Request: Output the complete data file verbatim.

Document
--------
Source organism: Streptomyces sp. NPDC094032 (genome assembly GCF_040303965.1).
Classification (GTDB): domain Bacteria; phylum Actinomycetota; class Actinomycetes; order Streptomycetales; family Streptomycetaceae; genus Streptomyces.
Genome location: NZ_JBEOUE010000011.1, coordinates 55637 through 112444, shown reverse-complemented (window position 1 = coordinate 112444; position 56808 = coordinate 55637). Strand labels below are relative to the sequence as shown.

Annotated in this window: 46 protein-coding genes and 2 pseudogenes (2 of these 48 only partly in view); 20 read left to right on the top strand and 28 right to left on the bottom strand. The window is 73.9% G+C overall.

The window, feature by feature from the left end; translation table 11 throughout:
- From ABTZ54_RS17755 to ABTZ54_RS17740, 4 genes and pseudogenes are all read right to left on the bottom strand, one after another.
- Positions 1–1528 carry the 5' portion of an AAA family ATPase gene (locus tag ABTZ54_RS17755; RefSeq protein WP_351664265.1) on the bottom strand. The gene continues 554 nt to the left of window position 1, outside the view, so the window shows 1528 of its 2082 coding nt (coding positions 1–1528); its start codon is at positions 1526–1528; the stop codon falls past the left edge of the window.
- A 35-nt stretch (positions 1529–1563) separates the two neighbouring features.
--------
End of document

Source organism: Streptomyces sp. NPDC094032 (genome assembly GCF_040303965.1).
Classification (GTDB): domain Bacteria; phylum Actinomycetota; class Actinomycetes; order Streptomycetales; family Streptomycetaceae; genus Streptomyces.
Genome location: NZ_JBEOUE010000011.1, coordinates 55637 through 112444, shown reverse-complemented (window position 1 = coordinate 112444; position 56808 = coordinate 55637). Strand labels below are relative to the sequence as shown.

Annotated in this window: 46 protein-coding genes and 2 pseudogenes (2 of these 48 only partly in view); 20 read left to right on the top strand and 28 right to left on the bottom strand. The window is 73.9% G+C overall.

The window, feature by feature from the left end; translation table 11 throughout:
- From ABTZ54_RS17755 to ABTZ54_RS17740, 4 genes and pseudogenes are all read right to left on the bottom strand, one after another.
- Positions 1–1528 carry the 5' portion of an AAA family ATPase gene (locus tag ABTZ54_RS17755; RefSeq protein WP_351664265.1) on the bottom strand. The gene continues 554 nt to the left of window position 1, outside the view, so the window shows 1528 of its 2082 coding nt (coding positions 1–1528); its start codon is at positions 1526–1528; the stop codon falls past the left edge of the window.
- A 35-nt stretch (positions 1529–1563) separates the two neighbouring features.